Articles Posted in Communications Law

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This matter arose from a series of articles written by James Conmy and Edward Lewis which appeared from June 1 to October 10, 2001, in the Citizens’ Voice, a newspaper in the Wilkes-Barre/Scranton area owned by The Scranton Times L.P. The articles reported about the existence of a federal criminal investigation into the alleged ties of William D’Elia, the reputed head of the Bufalino crime family of northeastern Pennsylvania, and Thomas A. Joseph, Sr. to organized crime activities. The articles included information related to, inter alia, the May 31, 2001, execution of search warrants by a large contingent of federal agents and state troopers at the residence of Joseph, Sr., the office of Joseph, Sr.’s business, Acumark, Inc., the residence of Samuel Marranca, the residence of Jeanne Stanton, and the residence of D’Elia. Defendants The Scranton Times L.P., The Times Partner, Conmy, and Lewis appealed a superior court order which affirmed in part and reversed in part the decision of the Court of Common Pleas of Luzerne County and granted appellees Thomas A. Joseph, Thomas J. Joseph, Acumark, Inc., and Airport Limousine and Taxi Service, Inc. a new trial. After careful consideration of the parties' arguments on appeal, the Pennsylvania Supreme Court concluded that the superior court erred in granting Appellees a new trial, and therefore, reversed. View "Joseph v. Scranton Times" on Justia Law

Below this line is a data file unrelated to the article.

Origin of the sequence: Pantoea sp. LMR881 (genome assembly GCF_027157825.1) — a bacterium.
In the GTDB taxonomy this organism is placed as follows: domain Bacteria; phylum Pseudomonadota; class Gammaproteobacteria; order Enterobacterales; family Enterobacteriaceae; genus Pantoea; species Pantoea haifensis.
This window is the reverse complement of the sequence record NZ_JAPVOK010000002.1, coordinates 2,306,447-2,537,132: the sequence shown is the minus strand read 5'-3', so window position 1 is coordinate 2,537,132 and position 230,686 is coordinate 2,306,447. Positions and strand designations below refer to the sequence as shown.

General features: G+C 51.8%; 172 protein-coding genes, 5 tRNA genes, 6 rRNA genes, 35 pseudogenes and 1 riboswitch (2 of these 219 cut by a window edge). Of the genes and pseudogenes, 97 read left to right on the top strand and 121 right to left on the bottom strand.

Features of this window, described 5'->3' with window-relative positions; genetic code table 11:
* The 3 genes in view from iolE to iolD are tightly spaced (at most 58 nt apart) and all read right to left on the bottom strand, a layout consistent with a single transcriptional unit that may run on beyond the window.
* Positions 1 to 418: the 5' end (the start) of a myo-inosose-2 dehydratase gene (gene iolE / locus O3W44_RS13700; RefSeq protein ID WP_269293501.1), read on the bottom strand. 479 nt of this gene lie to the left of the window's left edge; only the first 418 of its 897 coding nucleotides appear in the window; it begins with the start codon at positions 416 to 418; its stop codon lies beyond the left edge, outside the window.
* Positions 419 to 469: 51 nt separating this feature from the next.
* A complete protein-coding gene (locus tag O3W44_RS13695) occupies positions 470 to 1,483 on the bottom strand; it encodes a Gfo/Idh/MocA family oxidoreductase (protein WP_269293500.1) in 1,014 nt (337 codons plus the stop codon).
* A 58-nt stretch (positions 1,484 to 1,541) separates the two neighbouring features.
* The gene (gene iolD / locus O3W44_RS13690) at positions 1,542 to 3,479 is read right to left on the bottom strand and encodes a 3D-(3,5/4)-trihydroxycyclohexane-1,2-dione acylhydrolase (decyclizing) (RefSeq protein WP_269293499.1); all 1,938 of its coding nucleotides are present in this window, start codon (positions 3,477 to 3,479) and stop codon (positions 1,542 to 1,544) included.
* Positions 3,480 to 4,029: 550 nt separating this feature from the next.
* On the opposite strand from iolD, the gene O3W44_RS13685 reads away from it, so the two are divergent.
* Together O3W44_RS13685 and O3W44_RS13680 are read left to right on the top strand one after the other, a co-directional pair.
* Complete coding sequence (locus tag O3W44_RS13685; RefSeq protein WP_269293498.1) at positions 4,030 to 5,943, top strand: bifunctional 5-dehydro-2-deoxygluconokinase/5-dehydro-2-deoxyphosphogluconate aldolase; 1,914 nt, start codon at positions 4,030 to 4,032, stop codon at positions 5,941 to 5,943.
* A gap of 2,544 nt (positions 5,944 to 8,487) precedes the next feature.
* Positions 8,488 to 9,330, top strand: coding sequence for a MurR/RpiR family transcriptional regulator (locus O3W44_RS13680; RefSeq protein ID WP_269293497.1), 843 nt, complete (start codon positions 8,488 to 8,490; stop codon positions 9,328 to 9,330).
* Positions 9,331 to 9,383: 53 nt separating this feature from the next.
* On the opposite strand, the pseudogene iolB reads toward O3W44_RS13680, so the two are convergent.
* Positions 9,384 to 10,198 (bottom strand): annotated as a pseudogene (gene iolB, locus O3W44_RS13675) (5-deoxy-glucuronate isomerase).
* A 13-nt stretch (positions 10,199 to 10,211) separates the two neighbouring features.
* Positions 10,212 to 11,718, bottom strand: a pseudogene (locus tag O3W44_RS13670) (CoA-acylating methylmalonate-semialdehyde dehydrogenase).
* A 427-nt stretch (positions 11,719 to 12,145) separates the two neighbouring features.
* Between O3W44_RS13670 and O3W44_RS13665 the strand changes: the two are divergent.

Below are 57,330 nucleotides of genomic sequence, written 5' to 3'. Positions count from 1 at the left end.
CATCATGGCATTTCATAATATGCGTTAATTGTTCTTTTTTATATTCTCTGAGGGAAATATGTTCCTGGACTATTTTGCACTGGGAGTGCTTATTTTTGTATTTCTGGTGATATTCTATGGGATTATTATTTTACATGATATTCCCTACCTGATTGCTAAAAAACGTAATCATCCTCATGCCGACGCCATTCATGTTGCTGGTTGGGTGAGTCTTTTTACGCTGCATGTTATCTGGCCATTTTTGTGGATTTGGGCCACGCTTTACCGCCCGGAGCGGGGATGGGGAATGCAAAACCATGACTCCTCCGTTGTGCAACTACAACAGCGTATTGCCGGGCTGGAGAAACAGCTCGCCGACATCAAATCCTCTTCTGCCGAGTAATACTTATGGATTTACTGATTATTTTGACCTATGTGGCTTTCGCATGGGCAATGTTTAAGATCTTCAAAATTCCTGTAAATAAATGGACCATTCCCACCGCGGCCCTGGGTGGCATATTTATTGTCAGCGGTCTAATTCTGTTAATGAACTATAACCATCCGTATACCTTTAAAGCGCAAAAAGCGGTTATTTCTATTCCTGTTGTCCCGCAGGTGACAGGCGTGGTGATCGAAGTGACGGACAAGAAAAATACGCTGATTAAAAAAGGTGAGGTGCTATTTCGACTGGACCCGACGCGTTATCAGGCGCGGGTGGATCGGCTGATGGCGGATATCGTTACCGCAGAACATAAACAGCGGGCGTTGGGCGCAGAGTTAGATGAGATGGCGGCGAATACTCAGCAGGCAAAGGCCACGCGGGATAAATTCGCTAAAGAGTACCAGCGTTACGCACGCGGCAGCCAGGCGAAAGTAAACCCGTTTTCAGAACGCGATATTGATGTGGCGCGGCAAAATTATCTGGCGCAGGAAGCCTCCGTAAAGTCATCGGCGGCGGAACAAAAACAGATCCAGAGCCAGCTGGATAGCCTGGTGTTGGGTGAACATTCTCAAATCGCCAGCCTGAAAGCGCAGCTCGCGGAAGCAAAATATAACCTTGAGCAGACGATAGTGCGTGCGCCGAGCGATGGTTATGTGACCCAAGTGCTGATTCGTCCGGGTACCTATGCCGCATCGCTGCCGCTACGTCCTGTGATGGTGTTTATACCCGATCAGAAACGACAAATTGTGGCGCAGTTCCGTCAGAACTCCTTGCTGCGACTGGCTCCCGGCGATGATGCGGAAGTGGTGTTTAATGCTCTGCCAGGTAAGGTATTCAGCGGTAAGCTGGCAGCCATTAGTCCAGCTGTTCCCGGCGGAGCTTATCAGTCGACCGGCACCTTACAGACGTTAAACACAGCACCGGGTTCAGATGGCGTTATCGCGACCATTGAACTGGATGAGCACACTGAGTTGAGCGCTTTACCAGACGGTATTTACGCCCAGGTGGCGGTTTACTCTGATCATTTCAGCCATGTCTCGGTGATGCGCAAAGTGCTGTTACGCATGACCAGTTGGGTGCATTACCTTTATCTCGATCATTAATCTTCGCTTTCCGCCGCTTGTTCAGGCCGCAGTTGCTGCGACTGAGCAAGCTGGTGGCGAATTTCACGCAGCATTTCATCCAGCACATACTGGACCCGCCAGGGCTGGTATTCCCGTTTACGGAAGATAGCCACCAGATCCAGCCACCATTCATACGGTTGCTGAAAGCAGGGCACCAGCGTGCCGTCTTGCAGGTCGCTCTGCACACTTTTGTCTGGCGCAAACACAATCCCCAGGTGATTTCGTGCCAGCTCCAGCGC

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Following the death of a college student in Shippensburg, Hearst Television, Inc., d/b/a WGAL-TV and its reporter, Daniel O'Donnell (Requester), filed a Right to Know Law (RTKL) request with Michael Norris, the Coroner of Cumberland County (Coroner), seeking the student's manner of death. The Coroner rejected the request, and the Pennsylvania Office of Open Records (OOR) upheld the Coroner's decision. On appeal, the trial court and the Commonwealth Court affirmed. The Supreme Court reversed, holding that under Section 1236.1(c) of the Coroner's Act and the under the RTKL, the record indicating the manner of death was immediately available to Requester. View "Hearst Television Inc. v. Norris" on Justia Law